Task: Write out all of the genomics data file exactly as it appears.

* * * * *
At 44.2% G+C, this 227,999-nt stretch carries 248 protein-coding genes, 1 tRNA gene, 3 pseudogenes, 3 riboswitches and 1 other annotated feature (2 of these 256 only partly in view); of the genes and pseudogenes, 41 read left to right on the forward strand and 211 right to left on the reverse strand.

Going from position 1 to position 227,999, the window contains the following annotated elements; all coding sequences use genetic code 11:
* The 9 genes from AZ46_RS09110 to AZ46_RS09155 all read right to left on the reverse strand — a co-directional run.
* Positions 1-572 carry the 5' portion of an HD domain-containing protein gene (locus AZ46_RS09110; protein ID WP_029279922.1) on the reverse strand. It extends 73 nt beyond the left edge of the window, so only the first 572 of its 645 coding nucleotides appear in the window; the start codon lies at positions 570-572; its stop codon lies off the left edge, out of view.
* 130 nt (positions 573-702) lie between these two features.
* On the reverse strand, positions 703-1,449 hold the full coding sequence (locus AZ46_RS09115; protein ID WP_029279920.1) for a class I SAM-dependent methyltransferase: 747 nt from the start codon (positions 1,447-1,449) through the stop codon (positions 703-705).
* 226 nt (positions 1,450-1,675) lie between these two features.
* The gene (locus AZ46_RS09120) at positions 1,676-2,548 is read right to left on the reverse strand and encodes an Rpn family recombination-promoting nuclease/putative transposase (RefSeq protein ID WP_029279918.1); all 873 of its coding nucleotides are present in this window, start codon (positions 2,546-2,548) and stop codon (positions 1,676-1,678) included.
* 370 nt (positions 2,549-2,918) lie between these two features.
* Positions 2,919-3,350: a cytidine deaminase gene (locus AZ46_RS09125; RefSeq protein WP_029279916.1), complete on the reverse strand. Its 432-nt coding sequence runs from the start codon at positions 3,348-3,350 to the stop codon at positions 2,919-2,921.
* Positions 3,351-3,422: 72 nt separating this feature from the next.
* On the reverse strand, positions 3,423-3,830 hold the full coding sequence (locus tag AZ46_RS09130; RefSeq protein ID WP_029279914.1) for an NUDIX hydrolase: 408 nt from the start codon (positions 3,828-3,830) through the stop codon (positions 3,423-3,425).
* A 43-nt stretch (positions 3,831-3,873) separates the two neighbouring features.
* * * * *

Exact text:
At 44.2% G+C, this 227,999-nt stretch carries 248 protein-coding genes, 1 tRNA gene, 3 pseudogenes, 3 riboswitches and 1 other annotated feature (2 of these 256 only partly in view); of the genes and pseudogenes, 41 read left to right on the forward strand and 211 right to left on the reverse strand.

Going from position 1 to position 227,999, the window contains the following annotated elements; all coding sequences use genetic code 11:
* The 9 genes from AZ46_RS09110 to AZ46_RS09155 all read right to left on the reverse strand — a co-directional run.
* Positions 1-572 carry the 5' portion of an HD domain-containing protein gene (locus AZ46_RS09110; protein ID WP_029279922.1) on the reverse strand. It extends 73 nt beyond the left edge of the window, so only the first 572 of its 645 coding nucleotides appear in the window; the start codon lies at positions 570-572; its stop codon lies off the left edge, out of view.
* 130 nt (positions 573-702) lie between these two features.
* On the reverse strand, positions 703-1,449 hold the full coding sequence (locus AZ46_RS09115; protein ID WP_029279920.1) for a class I SAM-dependent methyltransferase: 747 nt from the start codon (positions 1,447-1,449) through the stop codon (positions 703-705).
* 226 nt (positions 1,450-1,675) lie between these two features.
* The gene (locus AZ46_RS09120) at positions 1,676-2,548 is read right to left on the reverse strand and encodes an Rpn family recombination-promoting nuclease/putative transposase (RefSeq protein ID WP_029279918.1); all 873 of its coding nucleotides are present in this window, start codon (positions 2,546-2,548) and stop codon (positions 1,676-1,678) included.
* 370 nt (positions 2,549-2,918) lie between these two features.
* Positions 2,919-3,350: a cytidine deaminase gene (locus AZ46_RS09125; RefSeq protein WP_029279916.1), complete on the reverse strand. Its 432-nt coding sequence runs from the start codon at positions 3,348-3,350 to the stop codon at positions 2,919-2,921.
* Positions 3,351-3,422: 72 nt separating this feature from the next.
* On the reverse strand, positions 3,423-3,830 hold the full coding sequence (locus tag AZ46_RS09130; RefSeq protein ID WP_029279914.1) for an NUDIX hydrolase: 408 nt from the start codon (positions 3,828-3,830) through the stop codon (positions 3,423-3,425).
* A 43-nt stretch (positions 3,831-3,873) separates the two neighbouring features.